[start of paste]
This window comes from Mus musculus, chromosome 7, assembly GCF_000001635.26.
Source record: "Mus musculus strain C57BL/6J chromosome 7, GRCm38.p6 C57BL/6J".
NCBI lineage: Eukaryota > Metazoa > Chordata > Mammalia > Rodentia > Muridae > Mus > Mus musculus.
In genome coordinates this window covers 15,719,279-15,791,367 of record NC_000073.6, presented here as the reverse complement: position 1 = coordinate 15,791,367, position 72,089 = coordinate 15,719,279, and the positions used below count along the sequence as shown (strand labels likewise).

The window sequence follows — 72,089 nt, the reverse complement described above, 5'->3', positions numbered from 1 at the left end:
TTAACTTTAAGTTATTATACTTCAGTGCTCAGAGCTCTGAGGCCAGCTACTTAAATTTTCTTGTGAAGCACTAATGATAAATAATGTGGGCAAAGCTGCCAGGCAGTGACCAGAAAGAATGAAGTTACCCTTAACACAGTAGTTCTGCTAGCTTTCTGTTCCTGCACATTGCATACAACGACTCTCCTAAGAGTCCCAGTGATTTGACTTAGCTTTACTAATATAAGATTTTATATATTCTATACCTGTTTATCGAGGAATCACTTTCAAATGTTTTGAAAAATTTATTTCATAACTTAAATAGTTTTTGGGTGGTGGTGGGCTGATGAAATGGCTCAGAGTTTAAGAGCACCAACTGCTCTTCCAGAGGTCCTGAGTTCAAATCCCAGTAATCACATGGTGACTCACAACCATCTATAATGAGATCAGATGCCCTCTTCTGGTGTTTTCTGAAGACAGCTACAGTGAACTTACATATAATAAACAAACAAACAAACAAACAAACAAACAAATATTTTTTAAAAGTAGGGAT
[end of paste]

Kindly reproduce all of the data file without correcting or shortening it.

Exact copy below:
This window comes from Mus musculus, chromosome 7, assembly GCF_000001635.26.
Source record: "Mus musculus strain C57BL/6J chromosome 7, GRCm38.p6 C57BL/6J".
NCBI lineage: Eukaryota > Metazoa > Chordata > Mammalia > Rodentia > Muridae > Mus > Mus musculus.
In genome coordinates this window covers 15,719,279-15,791,367 of record NC_000073.6, presented here as the reverse complement: position 1 = coordinate 15,791,367, position 72,089 = coordinate 15,719,279, and the positions used below count along the sequence as shown (strand labels likewise).

The window sequence follows — 72,089 nt, the reverse complement described above, 5'->3', positions numbered from 1 at the left end:
TTAACTTTAAGTTATTATACTTCAGTGCTCAGAGCTCTGAGGCCAGCTACTTAAATTTTCTTGTGAAGCACTAATGATAAATAATGTGGGCAAAGCTGCCAGGCAGTGACCAGAAAGAATGAAGTTACCCTTAACACAGTAGTTCTGCTAGCTTTCTGTTCCTGCACATTGCATACAACGACTCTCCTAAGAGTCCCAGTGATTTGACTTAGCTTTACTAATATAAGATTTTATATATTCTATACCTGTTTATCGAGGAATCACTTTCAAATGTTTTGAAAAATTTATTTCATAACTTAAATAGTTTTTGGGTGGTGGTGGGCTGATGAAATGGCTCAGAGTTTAAGAGCACCAACTGCTCTTCCAGAGGTCCTGAGTTCAAATCCCAGTAATCACATGGTGACTCACAACCATCTATAATGAGATCAGATGCCCTCTTCTGGTGTTTTCTGAAGACAGCTACAGTGAACTTACATATAATAAACAAACAAACAAACAAACAAACAAACAAATATTTTTTAAAAGTAGGGAT